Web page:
But if you want ultra thin rolls, what you could do is the “quick lamination” method as per my Garlic Milk Buns recipe where you roll it out, spread some butter/cinnamon mixture, fold it and roll it out again before spreading more butter/cinnamon mixutre and rolling it into a log.

I personally find those layers to be too thin for my liking in this instance when it comes to cinnamon rolls but we all have our own preferences 🙂

The Frosting

This really isn’t too special. We are sticking with the usual cream cheese as a base for this frosting.

When it comes to applying the frosting onto the bun, you can do so whilst it is still warm so it melts nicely into the buns and cover them like a soft gooey blanket. (Cinnamon rolls are best consumed warmed if you asked me :P) This also allows the frosting to get in between the layers and to really get to know the bun, if you know what I mean. 😉

Or you can do it whilst it is at room temp to allow for a thicker firmer frosting that won’t melt into the buns until heated.

The main thing about the frosting is taste.

You do not want an overly sugary frosting, after all there is enough sugar in the buns to keep you rather happy.

What you want is something that will provide a creamy, slightly tangy flavour that is rich and will brighten up the “warmer” flavours within the bun.

As such, the addition of things like lemon zest and lemon juice helps with giving it that “pop” of brightness and additional acidity.

As for the milk, some people love to keep their buns bare and instead dunk their buns in frosting like a sauce. Or perhaps rather than spreading it on the way I do, they prefer a thinner pour-able frosting. Either way, the milk is honestly just to thin the mixture out.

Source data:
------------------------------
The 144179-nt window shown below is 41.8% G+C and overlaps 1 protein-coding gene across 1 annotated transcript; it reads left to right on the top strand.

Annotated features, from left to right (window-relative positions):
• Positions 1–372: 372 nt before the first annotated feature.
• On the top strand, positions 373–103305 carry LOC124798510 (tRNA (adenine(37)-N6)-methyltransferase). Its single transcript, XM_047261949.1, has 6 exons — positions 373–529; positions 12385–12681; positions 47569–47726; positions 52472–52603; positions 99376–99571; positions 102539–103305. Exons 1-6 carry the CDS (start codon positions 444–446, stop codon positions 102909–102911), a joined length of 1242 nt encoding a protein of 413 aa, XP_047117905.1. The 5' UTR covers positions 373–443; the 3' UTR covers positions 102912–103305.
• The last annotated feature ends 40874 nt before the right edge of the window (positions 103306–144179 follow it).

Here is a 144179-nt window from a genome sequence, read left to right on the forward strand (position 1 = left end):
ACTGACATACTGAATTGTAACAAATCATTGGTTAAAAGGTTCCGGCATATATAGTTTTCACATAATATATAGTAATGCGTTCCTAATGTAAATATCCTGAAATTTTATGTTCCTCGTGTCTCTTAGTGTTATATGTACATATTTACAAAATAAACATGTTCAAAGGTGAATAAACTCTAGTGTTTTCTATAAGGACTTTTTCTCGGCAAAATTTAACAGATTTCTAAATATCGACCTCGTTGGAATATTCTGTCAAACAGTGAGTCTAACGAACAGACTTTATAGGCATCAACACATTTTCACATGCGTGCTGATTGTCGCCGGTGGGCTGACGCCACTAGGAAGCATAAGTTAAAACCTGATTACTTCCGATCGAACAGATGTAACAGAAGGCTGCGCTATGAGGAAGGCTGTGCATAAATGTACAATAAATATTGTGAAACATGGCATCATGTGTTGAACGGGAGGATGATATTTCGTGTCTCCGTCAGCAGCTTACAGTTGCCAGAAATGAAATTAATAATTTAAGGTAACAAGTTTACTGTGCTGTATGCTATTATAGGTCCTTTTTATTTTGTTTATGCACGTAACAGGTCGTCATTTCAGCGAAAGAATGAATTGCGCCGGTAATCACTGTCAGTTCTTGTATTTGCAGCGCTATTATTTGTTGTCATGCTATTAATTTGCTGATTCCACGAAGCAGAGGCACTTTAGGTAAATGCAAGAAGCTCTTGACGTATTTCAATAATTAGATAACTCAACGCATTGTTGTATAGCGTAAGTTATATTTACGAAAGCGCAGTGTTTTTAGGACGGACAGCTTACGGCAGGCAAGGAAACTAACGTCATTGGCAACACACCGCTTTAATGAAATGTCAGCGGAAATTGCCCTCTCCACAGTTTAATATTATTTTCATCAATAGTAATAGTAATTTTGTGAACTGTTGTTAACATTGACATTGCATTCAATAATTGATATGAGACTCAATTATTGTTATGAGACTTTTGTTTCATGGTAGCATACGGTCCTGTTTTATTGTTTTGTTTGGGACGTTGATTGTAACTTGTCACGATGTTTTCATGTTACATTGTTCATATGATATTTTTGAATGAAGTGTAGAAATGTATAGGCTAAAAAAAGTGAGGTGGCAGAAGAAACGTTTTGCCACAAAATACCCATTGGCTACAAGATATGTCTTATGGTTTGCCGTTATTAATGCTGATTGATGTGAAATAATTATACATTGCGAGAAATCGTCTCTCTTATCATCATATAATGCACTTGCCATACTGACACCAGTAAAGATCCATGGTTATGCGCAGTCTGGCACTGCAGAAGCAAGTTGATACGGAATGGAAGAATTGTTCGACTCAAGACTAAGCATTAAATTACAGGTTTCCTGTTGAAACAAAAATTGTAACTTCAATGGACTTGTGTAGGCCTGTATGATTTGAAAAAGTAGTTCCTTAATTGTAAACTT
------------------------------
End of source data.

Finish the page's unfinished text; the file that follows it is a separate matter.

If you are after a less sweet frosting, I advise cutting the icing sugar to 60g instead of the 80g in the recipe.

Colour – Texture – Bake

And onto the final but most important bit of the actual bread itself.

For those who love a soft fluffy roll that’s lighter on the colour:

  • I recommend rolling the dough as per normal for a thicker bread layer
  • To achieve a softer paler outcome, I suggest baking it at 150C instead of the recommended 170C for 25-30 mins. This slows down the formation of the crust.

For those who love a thin crisp bread that’s darker in colour:

  • I recommend rolling it as per my suggestion otherwise for an extra layered roll you can do the “quick laminate” as per suggested above.
  • For a bake similar in colour to mine, you can bake it for 30 mins at 170C but if you like it darker you can bake it for 35 mins.

Medium rare?

Yes, there is such a thing.

Some people love the “medium rare” core in their buns that is just baked and really soft and moist. Not raw dough, but just baked dough. To achieve that, you can bake it for a shorter time, around 25 mins will be good, but it comes down to each individual oven.

Remember, you can always under bake your bread and still place it back into the oven to continue baking. But there is no turning back time once it has over baked 😉

As always, here are some things to note:

  • When working with any dough, always try to use the minimal amount of flour needed when dusting your dough. This will prevent you from adding additional flour that was never part of the recipe as it will affect the final result. I like just using a very thin amount, just enough to ensure that it doesn’t stick.
  • The thinness and thickness of the dough is up to you to customize. I have provided all the information and I feel that it should be enough to help you customise your buns to your liking.
  • Want more cinnamon sugar goo? Simply make more and add more. But don’t forget to increase the amount of butter/cream cheese mix as well. There is a point of “too much” so I suggest trying the recipe as is first.
  • Want more flavour complexity in your cinnamon goo without as much sweetness, you can replace half the light brown sugar with dark brown sugar. Or for a heavy molasses vibe, you can go fully into the all dark brown sugar field.